Better Markets Applauds CFTC Proposing a New Position Limits Rule
“After almost three years since the position limits rule was first proposed, after almost two years of litigation and facing still more years of litigation, the CFTC’s decision to voluntarily withdraw its appeal of the District Court’s procedural ruling and propose a new position limits rule is the right action to take. The drawn out legal proceedings have left commodity consumers, producers and markets unprotected for too long, with potentially years more delay before meaningful position limits are in place. The new rule will enable position limits to be in place much quicker and more comprehensively,” said Dennis Kelleher, President of Better Markets, Inc., an independent nonprofit organization that promotes the public interest in the financial markets.
“The commodity speculators and their allies have opposed this common sense financial reform for years and have grossly mischaracterized what the District Court did in this case. The court did not rule against the CFTC. Indeed, it didn’t even rule on the merits. The court made a purely procedural decision that the statute had an ambiguity in it and that the CFTC should address the ambiguity before the court could rule on the merits of the case. The court did not challenge any of the content of the rule, nor did it question the Commission’s statutory authority to impose position limits,” Mr. Kelleher said.
“Nevertheless, the legal process has dragged on. It has now been more than a year since the District Court decision and the Appeals Court decision is still months away. However, even that decision won’t be the end of the industry’s legal attack because it will almost certainly be followed by additional legal proceedings in the District Court, which would then lead to an appeal back to the Appeals Court. In short, the most optimistic case is for many more years of the industry’s litigation against the rule,” said Mr. Kelleher.
“The best and quickest option at this point is for the CFTC to propose a new rule, withdraw its appeal and proceed expeditiously in putting strong, comprehensive position limits in place. The CFTC is now doing just that,” Mr. Kelleher said.
“Better Markets’ evaluation of the new rule will depend on its content, which will be revealed at the CFTC’s public meeting next Tuesday, November 5th. In addition to addressing the District Court’s procedural issue, the CFTC must seize this opportunity to make some improvements and clarifications to the original rule. That rule, first proposed almost three years ago, set limits at a level too high to prevent excessive speculation. As Better Markets’ analysis has demonstrated, individual limits must be set at a level that restores the traditional commodity market balance of no more than 30% of open interest held by non-commercial firms. The original rule would have still enabled speculators to control much more than half of the market, just as they have done for the last several years since deregulation in the late 1990s and early 2000s,” said Mr. Kelleher.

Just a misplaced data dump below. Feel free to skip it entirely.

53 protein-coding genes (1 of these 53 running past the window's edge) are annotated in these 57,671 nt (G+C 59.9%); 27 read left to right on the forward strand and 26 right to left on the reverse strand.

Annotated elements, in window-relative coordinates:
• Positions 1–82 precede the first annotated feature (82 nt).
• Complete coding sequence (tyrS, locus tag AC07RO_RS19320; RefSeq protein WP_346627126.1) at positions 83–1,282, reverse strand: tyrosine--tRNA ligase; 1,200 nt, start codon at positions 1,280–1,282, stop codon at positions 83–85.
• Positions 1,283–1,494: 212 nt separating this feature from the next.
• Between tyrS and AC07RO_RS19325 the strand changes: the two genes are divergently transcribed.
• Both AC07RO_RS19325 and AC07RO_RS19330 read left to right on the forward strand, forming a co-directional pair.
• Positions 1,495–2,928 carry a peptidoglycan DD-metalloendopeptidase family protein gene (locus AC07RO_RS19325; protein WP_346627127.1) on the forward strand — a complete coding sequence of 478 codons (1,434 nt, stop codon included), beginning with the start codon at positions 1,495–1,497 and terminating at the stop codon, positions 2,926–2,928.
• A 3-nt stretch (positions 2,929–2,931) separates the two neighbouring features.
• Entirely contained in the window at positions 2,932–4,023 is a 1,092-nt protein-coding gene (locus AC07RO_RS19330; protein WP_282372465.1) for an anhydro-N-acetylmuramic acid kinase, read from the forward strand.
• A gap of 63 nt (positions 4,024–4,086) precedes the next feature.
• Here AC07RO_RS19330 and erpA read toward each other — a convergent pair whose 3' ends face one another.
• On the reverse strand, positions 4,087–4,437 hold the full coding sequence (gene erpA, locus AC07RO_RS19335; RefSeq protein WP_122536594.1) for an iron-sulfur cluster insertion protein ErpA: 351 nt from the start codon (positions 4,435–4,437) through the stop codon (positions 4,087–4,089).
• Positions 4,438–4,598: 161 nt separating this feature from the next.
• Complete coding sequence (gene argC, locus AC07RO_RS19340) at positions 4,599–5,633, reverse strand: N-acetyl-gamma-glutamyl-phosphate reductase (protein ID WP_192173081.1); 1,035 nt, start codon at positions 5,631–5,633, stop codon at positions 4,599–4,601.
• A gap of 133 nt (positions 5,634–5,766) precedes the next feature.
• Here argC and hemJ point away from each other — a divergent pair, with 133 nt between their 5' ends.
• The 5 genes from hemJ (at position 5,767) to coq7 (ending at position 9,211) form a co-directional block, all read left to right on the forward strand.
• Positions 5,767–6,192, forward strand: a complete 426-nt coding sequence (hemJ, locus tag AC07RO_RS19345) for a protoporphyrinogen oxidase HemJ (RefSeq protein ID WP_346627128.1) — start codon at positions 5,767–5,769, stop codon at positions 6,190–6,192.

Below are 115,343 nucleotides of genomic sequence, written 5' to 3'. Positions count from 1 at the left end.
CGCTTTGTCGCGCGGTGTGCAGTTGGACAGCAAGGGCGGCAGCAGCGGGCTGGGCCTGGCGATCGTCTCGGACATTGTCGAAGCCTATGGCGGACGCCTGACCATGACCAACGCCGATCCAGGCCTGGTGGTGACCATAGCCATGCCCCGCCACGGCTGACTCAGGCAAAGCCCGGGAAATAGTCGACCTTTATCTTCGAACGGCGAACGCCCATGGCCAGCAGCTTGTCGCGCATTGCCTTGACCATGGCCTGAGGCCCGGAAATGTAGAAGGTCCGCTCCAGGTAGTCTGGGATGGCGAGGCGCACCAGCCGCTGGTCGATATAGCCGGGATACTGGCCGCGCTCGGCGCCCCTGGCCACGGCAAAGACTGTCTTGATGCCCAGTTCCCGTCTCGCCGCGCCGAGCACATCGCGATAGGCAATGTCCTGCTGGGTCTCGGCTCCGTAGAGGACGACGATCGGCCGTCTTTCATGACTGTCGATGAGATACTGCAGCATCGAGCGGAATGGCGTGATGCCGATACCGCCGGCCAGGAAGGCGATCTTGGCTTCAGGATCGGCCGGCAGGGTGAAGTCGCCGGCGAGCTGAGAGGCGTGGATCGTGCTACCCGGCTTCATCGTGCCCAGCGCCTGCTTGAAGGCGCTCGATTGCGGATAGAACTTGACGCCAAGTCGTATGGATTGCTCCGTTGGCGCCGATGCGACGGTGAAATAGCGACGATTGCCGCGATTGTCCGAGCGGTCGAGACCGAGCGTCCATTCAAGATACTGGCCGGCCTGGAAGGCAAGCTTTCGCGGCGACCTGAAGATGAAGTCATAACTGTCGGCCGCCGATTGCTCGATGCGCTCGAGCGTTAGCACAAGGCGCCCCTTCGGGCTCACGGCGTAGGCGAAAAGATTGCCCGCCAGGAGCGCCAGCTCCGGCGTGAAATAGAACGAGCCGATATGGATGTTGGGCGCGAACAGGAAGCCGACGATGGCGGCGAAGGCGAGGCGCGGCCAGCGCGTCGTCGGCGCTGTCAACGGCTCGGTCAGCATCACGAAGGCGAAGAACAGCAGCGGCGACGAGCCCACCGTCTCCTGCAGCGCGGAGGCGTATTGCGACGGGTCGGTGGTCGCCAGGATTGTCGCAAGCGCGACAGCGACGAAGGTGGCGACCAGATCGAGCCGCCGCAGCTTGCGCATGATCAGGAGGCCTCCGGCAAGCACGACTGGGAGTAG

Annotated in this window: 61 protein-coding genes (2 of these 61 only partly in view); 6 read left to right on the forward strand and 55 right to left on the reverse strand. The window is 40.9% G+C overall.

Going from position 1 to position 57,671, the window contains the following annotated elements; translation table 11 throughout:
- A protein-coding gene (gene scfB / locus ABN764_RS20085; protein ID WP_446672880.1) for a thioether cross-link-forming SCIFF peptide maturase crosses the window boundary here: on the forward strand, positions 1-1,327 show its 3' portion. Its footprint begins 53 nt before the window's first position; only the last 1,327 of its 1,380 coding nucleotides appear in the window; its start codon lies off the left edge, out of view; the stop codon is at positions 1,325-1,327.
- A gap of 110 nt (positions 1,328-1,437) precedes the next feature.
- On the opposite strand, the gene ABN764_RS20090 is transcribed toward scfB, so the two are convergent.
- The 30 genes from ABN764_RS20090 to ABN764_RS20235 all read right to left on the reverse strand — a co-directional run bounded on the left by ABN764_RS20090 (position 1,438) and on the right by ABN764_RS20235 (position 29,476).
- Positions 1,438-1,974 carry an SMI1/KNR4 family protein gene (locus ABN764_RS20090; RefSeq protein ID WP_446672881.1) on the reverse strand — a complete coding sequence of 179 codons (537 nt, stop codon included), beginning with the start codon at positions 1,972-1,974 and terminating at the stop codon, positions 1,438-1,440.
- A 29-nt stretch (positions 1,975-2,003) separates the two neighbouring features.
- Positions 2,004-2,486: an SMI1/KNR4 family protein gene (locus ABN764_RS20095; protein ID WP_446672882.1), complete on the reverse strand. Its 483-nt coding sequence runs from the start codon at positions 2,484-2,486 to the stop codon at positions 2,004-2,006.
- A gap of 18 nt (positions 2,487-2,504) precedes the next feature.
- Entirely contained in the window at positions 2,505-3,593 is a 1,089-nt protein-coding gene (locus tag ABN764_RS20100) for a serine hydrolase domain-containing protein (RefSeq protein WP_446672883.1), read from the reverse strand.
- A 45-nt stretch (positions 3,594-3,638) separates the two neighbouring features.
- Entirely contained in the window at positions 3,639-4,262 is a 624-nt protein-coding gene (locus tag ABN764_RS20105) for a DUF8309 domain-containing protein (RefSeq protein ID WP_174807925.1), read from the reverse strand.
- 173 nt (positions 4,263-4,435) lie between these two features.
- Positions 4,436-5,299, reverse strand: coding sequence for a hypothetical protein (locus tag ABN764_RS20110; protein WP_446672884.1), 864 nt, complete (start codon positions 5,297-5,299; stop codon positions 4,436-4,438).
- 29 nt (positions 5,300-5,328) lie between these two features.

“The original rule also did too little to target groups of traders using particularly harmful trading strategies. In particular, Commodity Index Traders (CITs) were demonstrably implicated in the hugely destructive price volatility of 2008, and have continued to exert an outsized and damaging influence in the markets. Congress explicitly empowered the CFTC to set tighter limits on any ‘group or class of traders’ such as this in the new financial reform law and the CFTC must use that authority to a fuller extent,” Mr. Kelleher said.
“The CFTC’s decision to withdraw the appeal, end the years of litigation and propose a new rule is an opportunity to get position limits back on track, addressing these crucial issues and restoring balance to the commodity markets. Those markets set prices for energy, food and various key industrial inputs. It is therefore essential that they function properly to promote economic growth and to protect businesses, households, and the world’s poor, all of whom are affected directly or indirectly by commodity prices. If done right, the new CFTC rule will stop the excessive financial speculation and the resulting price spikes and volatility, benefiting commodity consumers, producers and markets,” Mr. Kelleher concluded.
Better Markets is an independent, nonprofit, nonpartisan organization that promotes the public interest in financial reform in the domestic and global capital and commodity markets. Better Markets advocates for transparency, oversight, and accountability with the goal of a stronger, safer financial system that is less prone to crisis and failure, thereby eliminating or minimizing the need for more taxpayer funded bailouts.